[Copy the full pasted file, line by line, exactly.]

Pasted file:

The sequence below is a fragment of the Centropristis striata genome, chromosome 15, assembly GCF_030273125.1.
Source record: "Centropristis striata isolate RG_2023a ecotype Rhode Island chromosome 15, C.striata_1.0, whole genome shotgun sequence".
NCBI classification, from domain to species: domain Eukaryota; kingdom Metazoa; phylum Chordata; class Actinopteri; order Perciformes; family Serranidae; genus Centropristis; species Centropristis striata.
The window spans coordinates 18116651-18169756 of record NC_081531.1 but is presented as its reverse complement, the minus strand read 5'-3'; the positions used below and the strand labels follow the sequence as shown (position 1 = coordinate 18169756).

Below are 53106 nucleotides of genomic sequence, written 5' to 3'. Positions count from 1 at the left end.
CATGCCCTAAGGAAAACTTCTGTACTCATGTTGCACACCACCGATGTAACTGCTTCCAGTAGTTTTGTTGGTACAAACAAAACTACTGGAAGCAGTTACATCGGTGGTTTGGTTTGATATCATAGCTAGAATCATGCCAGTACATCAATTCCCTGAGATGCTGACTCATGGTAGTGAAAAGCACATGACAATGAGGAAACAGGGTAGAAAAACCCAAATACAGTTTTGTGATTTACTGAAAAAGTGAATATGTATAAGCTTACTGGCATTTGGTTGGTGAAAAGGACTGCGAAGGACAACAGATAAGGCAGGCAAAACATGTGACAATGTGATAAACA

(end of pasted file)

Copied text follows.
The sequence below is a fragment of the Centropristis striata genome, chromosome 15, assembly GCF_030273125.1.
Source record: "Centropristis striata isolate RG_2023a ecotype Rhode Island chromosome 15, C.striata_1.0, whole genome shotgun sequence".
NCBI classification, from domain to species: domain Eukaryota; kingdom Metazoa; phylum Chordata; class Actinopteri; order Perciformes; family Serranidae; genus Centropristis; species Centropristis striata.
The window spans coordinates 18116651-18169756 of record NC_081531.1 but is presented as its reverse complement, the minus strand read 5'-3'; the positions used below and the strand labels follow the sequence as shown (position 1 = coordinate 18169756).

Below are 53106 nucleotides of genomic sequence, written 5' to 3'. Positions count from 1 at the left end.
CATGCCCTAAGGAAAACTTCTGTACTCATGTTGCACACCACCGATGTAACTGCTTCCAGTAGTTTTGTTGGTACAAACAAAACTACTGGAAGCAGTTACATCGGTGGTTTGGTTTGATATCATAGCTAGAATCATGCCAGTACATCAATTCCCTGAGATGCTGACTCATGGTAGTGAAAAGCACATGACAATGAGGAAACAGGGTAGAAAAACCCAAATACAGTTTTGTGATTTACTGAAAAAGTGAATATGTATAAGCTTACTGGCATTTGGTTGGTGAAAAGGACTGCGAAGGACAACAGATAAGGCAGGCAAAACATGTGACAATGTGATAAACA